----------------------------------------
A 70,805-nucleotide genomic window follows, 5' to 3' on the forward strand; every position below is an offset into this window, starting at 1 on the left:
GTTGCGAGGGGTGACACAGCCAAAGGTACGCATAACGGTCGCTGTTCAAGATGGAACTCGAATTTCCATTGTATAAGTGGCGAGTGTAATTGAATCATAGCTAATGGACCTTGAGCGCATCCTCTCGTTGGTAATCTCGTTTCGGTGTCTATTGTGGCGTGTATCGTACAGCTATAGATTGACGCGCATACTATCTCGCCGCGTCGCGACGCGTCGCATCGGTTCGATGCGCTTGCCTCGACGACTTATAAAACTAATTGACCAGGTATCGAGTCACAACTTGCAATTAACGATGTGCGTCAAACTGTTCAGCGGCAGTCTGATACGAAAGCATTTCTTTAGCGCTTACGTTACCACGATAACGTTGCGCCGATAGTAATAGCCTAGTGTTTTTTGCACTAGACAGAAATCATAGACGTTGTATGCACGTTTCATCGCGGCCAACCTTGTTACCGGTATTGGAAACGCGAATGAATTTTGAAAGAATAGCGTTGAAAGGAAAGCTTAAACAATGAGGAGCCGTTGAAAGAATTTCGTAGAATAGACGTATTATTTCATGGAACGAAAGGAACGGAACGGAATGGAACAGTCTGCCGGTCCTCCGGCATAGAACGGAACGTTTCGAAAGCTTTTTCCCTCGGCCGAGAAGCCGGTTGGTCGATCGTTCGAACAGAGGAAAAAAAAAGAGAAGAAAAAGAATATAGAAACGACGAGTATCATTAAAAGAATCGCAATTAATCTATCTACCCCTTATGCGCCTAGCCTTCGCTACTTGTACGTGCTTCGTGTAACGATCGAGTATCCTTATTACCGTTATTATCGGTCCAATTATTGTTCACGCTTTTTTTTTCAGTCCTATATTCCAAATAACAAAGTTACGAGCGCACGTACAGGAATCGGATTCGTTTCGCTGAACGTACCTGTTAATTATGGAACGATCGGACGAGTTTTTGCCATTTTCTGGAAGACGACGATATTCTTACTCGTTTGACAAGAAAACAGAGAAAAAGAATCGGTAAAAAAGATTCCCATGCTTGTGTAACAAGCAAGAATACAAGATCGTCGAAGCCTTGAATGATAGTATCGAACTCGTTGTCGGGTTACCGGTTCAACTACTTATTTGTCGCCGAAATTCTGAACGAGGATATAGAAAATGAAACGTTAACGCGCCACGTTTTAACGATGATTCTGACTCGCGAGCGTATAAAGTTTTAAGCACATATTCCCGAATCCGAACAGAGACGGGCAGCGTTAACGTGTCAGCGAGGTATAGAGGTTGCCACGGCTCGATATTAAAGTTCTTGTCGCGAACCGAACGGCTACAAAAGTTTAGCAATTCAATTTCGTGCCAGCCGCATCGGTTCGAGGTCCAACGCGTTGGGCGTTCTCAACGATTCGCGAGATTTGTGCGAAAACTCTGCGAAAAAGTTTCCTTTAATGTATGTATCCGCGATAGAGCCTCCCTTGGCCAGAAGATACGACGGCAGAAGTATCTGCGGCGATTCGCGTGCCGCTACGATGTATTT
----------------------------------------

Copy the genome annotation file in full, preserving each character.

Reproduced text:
A 70,805-nucleotide genomic window follows, 5' to 3' on the forward strand; every position below is an offset into this window, starting at 1 on the left:
GTTGCGAGGGGTGACACAGCCAAAGGTACGCATAACGGTCGCTGTTCAAGATGGAACTCGAATTTCCATTGTATAAGTGGCGAGTGTAATTGAATCATAGCTAATGGACCTTGAGCGCATCCTCTCGTTGGTAATCTCGTTTCGGTGTCTATTGTGGCGTGTATCGTACAGCTATAGATTGACGCGCATACTATCTCGCCGCGTCGCGACGCGTCGCATCGGTTCGATGCGCTTGCCTCGACGACTTATAAAACTAATTGACCAGGTATCGAGTCACAACTTGCAATTAACGATGTGCGTCAAACTGTTCAGCGGCAGTCTGATACGAAAGCATTTCTTTAGCGCTTACGTTACCACGATAACGTTGCGCCGATAGTAATAGCCTAGTGTTTTTTGCACTAGACAGAAATCATAGACGTTGTATGCACGTTTCATCGCGGCCAACCTTGTTACCGGTATTGGAAACGCGAATGAATTTTGAAAGAATAGCGTTGAAAGGAAAGCTTAAACAATGAGGAGCCGTTGAAAGAATTTCGTAGAATAGACGTATTATTTCATGGAACGAAAGGAACGGAACGGAATGGAACAGTCTGCCGGTCCTCCGGCATAGAACGGAACGTTTCGAAAGCTTTTTCCCTCGGCCGAGAAGCCGGTTGGTCGATCGTTCGAACAGAGGAAAAAAAAAGAGAAGAAAAAGAATATAGAAACGACGAGTATCATTAAAAGAATCGCAATTAATCTATCTACCCCTTATGCGCCTAGCCTTCGCTACTTGTACGTGCTTCGTGTAACGATCGAGTATCCTTATTACCGTTATTATCGGTCCAATTATTGTTCACGCTTTTTTTTTCAGTCCTATATTCCAAATAACAAAGTTACGAGCGCACGTACAGGAATCGGATTCGTTTCGCTGAACGTACCTGTTAATTATGGAACGATCGGACGAGTTTTTGCCATTTTCTGGAAGACGACGATATTCTTACTCGTTTGACAAGAAAACAGAGAAAAAGAATCGGTAAAAAAGATTCCCATGCTTGTGTAACAAGCAAGAATACAAGATCGTCGAAGCCTTGAATGATAGTATCGAACTCGTTGTCGGGTTACCGGTTCAACTACTTATTTGTCGCCGAAATTCTGAACGAGGATATAGAAAATGAAACGTTAACGCGCCACGTTTTAACGATGATTCTGACTCGCGAGCGTATAAAGTTTTAAGCACATATTCCCGAATCCGAACAGAGACGGGCAGCGTTAACGTGTCAGCGAGGTATAGAGGTTGCCACGGCTCGATATTAAAGTTCTTGTCGCGAACCGAACGGCTACAAAAGTTTAGCAATTCAATTTCGTGCCAGCCGCATCGGTTCGAGGTCCAACGCGTTGGGCGTTCTCAACGATTCGCGAGATTTGTGCGAAAACTCTGCGAAAAAGTTTCCTTTAATGTATGTATCCGCGATAGAGCCTCCCTTGGCCAGAAGATACGACGGCAGAAGTATCTGCGGCGATTCGCGTGCCGCTACGATGTATTT